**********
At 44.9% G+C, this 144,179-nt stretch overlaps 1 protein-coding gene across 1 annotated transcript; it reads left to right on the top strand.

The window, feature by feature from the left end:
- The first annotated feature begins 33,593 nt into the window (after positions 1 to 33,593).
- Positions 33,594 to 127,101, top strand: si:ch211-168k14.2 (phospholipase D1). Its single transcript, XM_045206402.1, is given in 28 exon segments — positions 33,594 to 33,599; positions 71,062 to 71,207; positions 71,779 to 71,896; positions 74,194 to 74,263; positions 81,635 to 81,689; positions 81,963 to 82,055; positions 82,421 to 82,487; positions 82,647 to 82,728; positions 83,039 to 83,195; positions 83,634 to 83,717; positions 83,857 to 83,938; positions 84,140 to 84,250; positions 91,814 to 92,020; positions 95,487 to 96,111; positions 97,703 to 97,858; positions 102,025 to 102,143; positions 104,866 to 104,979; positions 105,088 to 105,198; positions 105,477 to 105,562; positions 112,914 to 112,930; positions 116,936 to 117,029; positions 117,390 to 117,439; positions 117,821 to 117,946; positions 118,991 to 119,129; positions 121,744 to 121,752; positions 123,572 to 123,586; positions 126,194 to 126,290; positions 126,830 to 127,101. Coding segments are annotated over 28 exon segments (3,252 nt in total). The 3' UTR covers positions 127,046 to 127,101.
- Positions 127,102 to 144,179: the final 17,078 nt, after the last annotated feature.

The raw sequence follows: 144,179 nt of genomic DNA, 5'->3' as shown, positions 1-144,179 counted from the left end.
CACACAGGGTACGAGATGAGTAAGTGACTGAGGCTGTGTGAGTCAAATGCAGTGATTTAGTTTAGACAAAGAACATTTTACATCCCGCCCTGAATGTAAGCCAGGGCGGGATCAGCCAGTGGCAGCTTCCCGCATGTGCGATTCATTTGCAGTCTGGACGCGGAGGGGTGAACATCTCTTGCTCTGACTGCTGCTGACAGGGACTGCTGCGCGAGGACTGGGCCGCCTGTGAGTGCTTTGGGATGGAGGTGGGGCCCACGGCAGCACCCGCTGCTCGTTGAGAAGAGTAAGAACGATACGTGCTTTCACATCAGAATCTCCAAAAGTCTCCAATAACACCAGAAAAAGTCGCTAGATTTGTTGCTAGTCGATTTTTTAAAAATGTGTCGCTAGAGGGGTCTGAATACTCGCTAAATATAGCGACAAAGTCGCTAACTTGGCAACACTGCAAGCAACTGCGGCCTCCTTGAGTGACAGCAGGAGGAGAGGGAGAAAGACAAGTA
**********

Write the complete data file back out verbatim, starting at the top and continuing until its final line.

At 44.9% G+C, this 144,179-nt stretch overlaps 1 protein-coding gene across 1 annotated transcript; it reads left to right on the top strand.

The window, feature by feature from the left end:
- The first annotated feature begins 33,593 nt into the window (after positions 1 to 33,593).
- Positions 33,594 to 127,101, top strand: si:ch211-168k14.2 (phospholipase D1). Its single transcript, XM_045206402.1, is given in 28 exon segments — positions 33,594 to 33,599; positions 71,062 to 71,207; positions 71,779 to 71,896; positions 74,194 to 74,263; positions 81,635 to 81,689; positions 81,963 to 82,055; positions 82,421 to 82,487; positions 82,647 to 82,728; positions 83,039 to 83,195; positions 83,634 to 83,717; positions 83,857 to 83,938; positions 84,140 to 84,250; positions 91,814 to 92,020; positions 95,487 to 96,111; positions 97,703 to 97,858; positions 102,025 to 102,143; positions 104,866 to 104,979; positions 105,088 to 105,198; positions 105,477 to 105,562; positions 112,914 to 112,930; positions 116,936 to 117,029; positions 117,390 to 117,439; positions 117,821 to 117,946; positions 118,991 to 119,129; positions 121,744 to 121,752; positions 123,572 to 123,586; positions 126,194 to 126,290; positions 126,830 to 127,101. Coding segments are annotated over 28 exon segments (3,252 nt in total). The 3' UTR covers positions 127,046 to 127,101.
- Positions 127,102 to 144,179: the final 17,078 nt, after the last annotated feature.

The raw sequence follows: 144,179 nt of genomic DNA, 5'->3' as shown, positions 1-144,179 counted from the left end.
CACACAGGGTACGAGATGAGTAAGTGACTGAGGCTGTGTGAGTCAAATGCAGTGATTTAGTTTAGACAAAGAACATTTTACATCCCGCCCTGAATGTAAGCCAGGGCGGGATCAGCCAGTGGCAGCTTCCCGCATGTGCGATTCATTTGCAGTCTGGACGCGGAGGGGTGAACATCTCTTGCTCTGACTGCTGCTGACAGGGACTGCTGCGCGAGGACTGGGCCGCCTGTGAGTGCTTTGGGATGGAGGTGGGGCCCACGGCAGCACCCGCTGCTCGTTGAGAAGAGTAAGAACGATACGTGCTTTCACATCAGAATCTCCAAAAGTCTCCAATAACACCAGAAAAAGTCGCTAGATTTGTTGCTAGTCGATTTTTTAAAAATGTGTCGCTAGAGGGGTCTGAATACTCGCTAAATATAGCGACAAAGTCGCTAACTTGGCAACACTGCAAGCAACTGCGGCCTCCTTGAGTGACAGCAGGAGGAGAGGGAGAAAGACAAGTA